Wednesday, July 24, 2013


The Data So Far

Below are three graphs which show the frequency of new URLs for the sites that we've crawled. The total number of URLs is 2478. A URL is considered "new" if it has not appeared in a previous crawl. Each subsequent crawl is compared to all previous crawls. Surprisingly, the number of sites with 0 new URLs is quite high for each graph. I will have to see whether this is an actual signal or due to some error in my code.

This graph shows that, ignoring the frequency of 0 new URLs, the distribution is fairly mound-shaped with a mean around 375. This is expected, since this was the first crawl, so all the URLs would have been new.

This graph shows that the frequency of sites with many new URLs declines rapidly, which is what we would expect.

This final graph shows an even steeper decline in the frequency of new URLs, which is what we would expect, since the database is growing.

These results are just preliminary, and I intend to spend some time now checking to see if I'm counting everything correctly. Particularly, I am going to investigate the high frequency of pages with 0 new URLs.


  1. Too bad about all of the 0s, though this is exactly what I expected though hoped we wouldn't see!

    Are the last two plots the number of new URLs given all of the previous crawls? This is discouraging: it means we're getting new content from very few sites. Could you pick some of the 0s and investigate their websites and try to understand why wget doesn't find anything new (e.g. maybe new content is too deep in the tree, or maybe there is no new content)?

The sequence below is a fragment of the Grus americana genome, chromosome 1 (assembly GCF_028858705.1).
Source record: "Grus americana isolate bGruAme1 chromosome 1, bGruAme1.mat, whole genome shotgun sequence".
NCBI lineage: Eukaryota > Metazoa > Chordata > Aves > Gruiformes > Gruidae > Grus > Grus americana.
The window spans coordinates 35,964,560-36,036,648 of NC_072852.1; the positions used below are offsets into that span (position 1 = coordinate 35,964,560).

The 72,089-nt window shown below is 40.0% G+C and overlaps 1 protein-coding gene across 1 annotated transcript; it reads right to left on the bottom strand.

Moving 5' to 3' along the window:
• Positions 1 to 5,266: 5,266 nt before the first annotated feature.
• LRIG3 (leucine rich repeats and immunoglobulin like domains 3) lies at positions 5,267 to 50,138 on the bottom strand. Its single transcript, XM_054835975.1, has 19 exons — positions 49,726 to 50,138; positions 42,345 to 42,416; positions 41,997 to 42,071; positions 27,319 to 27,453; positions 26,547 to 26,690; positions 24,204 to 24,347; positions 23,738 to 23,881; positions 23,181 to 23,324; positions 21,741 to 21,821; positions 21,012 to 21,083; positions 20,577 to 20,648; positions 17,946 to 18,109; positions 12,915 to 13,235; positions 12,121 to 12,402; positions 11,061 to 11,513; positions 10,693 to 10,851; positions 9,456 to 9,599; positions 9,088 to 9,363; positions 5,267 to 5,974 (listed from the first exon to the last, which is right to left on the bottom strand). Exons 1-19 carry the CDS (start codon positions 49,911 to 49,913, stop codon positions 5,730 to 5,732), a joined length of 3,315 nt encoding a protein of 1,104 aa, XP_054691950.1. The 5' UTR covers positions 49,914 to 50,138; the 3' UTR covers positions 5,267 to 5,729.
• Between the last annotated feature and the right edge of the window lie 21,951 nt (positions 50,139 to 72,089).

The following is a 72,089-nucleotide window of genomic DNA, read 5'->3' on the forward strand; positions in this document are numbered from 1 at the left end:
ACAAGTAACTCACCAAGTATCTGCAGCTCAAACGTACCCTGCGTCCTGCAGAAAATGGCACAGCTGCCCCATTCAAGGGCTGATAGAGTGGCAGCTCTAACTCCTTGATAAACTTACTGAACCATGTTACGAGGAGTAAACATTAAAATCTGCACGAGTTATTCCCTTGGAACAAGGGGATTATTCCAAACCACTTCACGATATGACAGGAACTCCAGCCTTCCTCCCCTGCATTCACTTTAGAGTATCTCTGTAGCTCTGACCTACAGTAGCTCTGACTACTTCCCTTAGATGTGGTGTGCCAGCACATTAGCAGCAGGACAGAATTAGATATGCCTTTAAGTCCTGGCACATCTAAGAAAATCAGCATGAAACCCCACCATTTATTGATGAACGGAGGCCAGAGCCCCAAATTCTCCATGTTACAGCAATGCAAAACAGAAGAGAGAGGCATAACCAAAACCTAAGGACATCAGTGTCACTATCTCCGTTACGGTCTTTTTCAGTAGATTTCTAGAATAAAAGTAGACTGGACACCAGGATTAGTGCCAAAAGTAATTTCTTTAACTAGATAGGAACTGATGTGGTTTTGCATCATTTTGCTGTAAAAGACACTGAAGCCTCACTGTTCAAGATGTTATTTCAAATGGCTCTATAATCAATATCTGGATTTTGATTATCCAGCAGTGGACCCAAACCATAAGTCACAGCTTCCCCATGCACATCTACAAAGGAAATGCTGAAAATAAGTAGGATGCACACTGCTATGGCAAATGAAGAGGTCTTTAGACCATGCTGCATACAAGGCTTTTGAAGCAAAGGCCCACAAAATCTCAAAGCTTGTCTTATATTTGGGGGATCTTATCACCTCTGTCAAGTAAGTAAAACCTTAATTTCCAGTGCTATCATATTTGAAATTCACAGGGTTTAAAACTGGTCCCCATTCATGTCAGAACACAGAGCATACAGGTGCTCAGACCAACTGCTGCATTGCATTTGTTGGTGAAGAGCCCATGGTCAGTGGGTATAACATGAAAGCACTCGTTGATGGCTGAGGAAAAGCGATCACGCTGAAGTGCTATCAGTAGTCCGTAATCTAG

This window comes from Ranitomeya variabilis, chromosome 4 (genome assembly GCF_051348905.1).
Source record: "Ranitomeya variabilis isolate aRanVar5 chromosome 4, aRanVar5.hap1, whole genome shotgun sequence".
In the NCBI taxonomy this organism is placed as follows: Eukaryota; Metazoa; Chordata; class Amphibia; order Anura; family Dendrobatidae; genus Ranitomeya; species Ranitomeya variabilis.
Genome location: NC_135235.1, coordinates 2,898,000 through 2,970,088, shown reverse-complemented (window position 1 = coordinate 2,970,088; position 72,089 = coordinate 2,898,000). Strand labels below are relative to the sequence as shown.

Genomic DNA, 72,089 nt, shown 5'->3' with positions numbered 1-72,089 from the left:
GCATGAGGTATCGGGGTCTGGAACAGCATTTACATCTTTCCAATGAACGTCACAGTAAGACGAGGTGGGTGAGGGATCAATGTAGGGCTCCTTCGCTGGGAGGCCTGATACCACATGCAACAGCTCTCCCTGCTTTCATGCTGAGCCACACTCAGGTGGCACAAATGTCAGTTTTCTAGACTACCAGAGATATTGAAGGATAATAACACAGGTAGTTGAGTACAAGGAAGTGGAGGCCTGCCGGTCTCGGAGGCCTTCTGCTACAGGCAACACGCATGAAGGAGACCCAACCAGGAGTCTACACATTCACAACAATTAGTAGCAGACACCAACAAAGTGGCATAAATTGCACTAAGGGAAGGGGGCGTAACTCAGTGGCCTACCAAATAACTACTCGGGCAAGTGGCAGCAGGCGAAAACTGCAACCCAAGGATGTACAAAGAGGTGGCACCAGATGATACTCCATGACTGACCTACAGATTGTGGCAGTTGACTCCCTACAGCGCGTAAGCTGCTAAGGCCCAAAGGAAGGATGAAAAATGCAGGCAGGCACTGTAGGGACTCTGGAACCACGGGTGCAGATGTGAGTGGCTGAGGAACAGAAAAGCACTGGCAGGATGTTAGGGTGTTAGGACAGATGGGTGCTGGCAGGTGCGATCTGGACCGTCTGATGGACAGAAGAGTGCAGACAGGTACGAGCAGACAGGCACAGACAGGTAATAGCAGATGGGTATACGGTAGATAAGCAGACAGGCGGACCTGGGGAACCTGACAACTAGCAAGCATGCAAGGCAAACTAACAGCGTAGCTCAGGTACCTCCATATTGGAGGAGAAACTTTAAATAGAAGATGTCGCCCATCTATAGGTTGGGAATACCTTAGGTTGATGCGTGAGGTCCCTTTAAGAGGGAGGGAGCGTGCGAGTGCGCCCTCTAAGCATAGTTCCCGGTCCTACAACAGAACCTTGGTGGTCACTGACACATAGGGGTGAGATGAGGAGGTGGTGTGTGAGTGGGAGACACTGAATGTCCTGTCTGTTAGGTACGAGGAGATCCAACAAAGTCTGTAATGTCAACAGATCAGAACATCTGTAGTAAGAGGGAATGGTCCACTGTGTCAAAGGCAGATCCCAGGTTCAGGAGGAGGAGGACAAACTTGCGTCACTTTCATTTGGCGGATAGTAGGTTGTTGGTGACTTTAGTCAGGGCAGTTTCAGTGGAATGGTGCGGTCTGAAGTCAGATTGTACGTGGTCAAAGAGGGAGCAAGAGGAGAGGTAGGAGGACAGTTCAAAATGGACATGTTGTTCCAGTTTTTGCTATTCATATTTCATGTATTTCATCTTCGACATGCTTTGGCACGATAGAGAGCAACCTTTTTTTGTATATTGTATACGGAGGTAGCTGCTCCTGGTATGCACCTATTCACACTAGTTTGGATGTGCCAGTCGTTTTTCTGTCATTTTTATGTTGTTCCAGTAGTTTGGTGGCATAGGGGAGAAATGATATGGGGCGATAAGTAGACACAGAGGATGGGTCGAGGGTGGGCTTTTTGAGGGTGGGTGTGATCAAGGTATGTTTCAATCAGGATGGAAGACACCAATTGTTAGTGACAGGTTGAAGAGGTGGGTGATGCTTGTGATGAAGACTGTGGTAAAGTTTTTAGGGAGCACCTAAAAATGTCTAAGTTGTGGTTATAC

2. I have been doing some investigating. Part of the reason for all the 0s is that wget doesn't have enough time to crawl all the sites, I think. I'm inferring this from the fact that the sites that have 0 new pages are consistent. Also, there are some problems with the list of URLs; the same domain will sometimes be listed for multiple cities with sub-pages for each city ('' and ''). This wreaks a mild form of havoc with the counting script at the moment.

    Also, I played around in R for a while yesterday, and there seem to be 2 groups of sites: ones with < 10 new pages and ones with > 100 news pages. A lot of the sites in the first bin of the histogram have somewhere between 1 and 20 new pages. These graphs were quick and dirty - I will post some more representative ones soon.

    Additionally, while it seems like we have a lot of 0s, the actual number of new URLs is quite high, i.e. it seems like over 500 sites with over 100 new pages each. So that's good news.

    I'll keep you posted.